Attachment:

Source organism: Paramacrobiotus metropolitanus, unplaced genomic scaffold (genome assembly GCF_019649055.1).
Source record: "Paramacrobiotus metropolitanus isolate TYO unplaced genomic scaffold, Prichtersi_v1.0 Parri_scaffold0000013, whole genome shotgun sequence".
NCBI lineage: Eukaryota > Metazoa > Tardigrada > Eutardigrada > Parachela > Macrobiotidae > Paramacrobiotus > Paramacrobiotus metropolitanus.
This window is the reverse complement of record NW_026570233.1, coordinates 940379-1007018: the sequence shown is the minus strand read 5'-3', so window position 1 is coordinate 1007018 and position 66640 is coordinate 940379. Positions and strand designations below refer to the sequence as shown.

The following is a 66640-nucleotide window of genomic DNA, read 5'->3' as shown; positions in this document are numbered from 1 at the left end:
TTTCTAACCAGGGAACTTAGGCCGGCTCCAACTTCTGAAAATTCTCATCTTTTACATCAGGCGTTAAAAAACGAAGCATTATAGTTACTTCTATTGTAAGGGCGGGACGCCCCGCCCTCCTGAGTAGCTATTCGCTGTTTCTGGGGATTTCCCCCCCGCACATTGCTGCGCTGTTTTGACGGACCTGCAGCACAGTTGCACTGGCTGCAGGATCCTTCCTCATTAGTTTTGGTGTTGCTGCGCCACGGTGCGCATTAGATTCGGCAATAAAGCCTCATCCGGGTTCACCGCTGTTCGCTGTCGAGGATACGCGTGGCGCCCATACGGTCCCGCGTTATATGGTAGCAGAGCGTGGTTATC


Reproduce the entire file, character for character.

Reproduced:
Source organism: Paramacrobiotus metropolitanus, unplaced genomic scaffold (genome assembly GCF_019649055.1).
Source record: "Paramacrobiotus metropolitanus isolate TYO unplaced genomic scaffold, Prichtersi_v1.0 Parri_scaffold0000013, whole genome shotgun sequence".
NCBI lineage: Eukaryota > Metazoa > Tardigrada > Eutardigrada > Parachela > Macrobiotidae > Paramacrobiotus > Paramacrobiotus metropolitanus.
This window is the reverse complement of record NW_026570233.1, coordinates 940379-1007018: the sequence shown is the minus strand read 5'-3', so window position 1 is coordinate 1007018 and position 66640 is coordinate 940379. Positions and strand designations below refer to the sequence as shown.

The following is a 66640-nucleotide window of genomic DNA, read 5'->3' as shown; positions in this document are numbered from 1 at the left end:
TTTCTAACCAGGGAACTTAGGCCGGCTCCAACTTCTGAAAATTCTCATCTTTTACATCAGGCGTTAAAAAACGAAGCATTATAGTTACTTCTATTGTAAGGGCGGGACGCCCCGCCCTCCTGAGTAGCTATTCGCTGTTTCTGGGGATTTCCCCCCCGCACATTGCTGCGCTGTTTTGACGGACCTGCAGCACAGTTGCACTGGCTGCAGGATCCTTCCTCATTAGTTTTGGTGTTGCTGCGCCACGGTGCGCATTAGATTCGGCAATAAAGCCTCATCCGGGTTCACCGCTGTTCGCTGTCGAGGATACGCGTGGCGCCCATACGGTCCCGCGTTATATGGTAGCAGAGCGTGGTTATC